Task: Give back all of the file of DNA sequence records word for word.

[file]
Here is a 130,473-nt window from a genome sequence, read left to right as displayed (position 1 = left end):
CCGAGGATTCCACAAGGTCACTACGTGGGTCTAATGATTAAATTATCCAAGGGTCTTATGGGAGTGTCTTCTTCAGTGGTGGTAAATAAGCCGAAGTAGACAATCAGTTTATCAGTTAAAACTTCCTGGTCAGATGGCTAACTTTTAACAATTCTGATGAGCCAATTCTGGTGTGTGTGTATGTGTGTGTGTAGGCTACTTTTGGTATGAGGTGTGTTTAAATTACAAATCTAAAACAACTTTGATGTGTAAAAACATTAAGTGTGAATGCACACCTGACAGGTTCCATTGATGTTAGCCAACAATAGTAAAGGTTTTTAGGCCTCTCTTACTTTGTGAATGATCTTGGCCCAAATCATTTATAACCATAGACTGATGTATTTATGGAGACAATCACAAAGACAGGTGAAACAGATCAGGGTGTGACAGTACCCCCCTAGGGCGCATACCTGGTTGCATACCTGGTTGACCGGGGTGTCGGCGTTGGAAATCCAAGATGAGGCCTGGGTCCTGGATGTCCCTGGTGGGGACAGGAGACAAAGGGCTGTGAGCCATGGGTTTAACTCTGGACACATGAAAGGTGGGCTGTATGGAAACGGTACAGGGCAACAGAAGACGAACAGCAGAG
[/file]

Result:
Here is a 130,473-nt window from a genome sequence, read left to right as displayed (position 1 = left end):
CCGAGGATTCCACAAGGTCACTACGTGGGTCTAATGATTAAATTATCCAAGGGTCTTATGGGAGTGTCTTCTTCAGTGGTGGTAAATAAGCCGAAGTAGACAATCAGTTTATCAGTTAAAACTTCCTGGTCAGATGGCTAACTTTTAACAATTCTGATGAGCCAATTCTGGTGTGTGTGTATGTGTGTGTGTAGGCTACTTTTGGTATGAGGTGTGTTTAAATTACAAATCTAAAACAACTTTGATGTGTAAAAACATTAAGTGTGAATGCACACCTGACAGGTTCCATTGATGTTAGCCAACAATAGTAAAGGTTTTTAGGCCTCTCTTACTTTGTGAATGATCTTGGCCCAAATCATTTATAACCATAGACTGATGTATTTATGGAGACAATCACAAAGACAGGTGAAACAGATCAGGGTGTGACAGTACCCCCCTAGGGCGCATACCTGGTTGCATACCTGGTTGACCGGGGTGTCGGCGTTGGAAATCCAAGATGAGGCCTGGGTCCTGGATGTCCCTGGTGGGGACAGGAGACAAAGGGCTGTGAGCCATGGGTTTAACTCTGGACACATGAAAGGTGGGCTGTATGGAAACGGTACAGGGCAACAGAAGACGAACAGCAGAG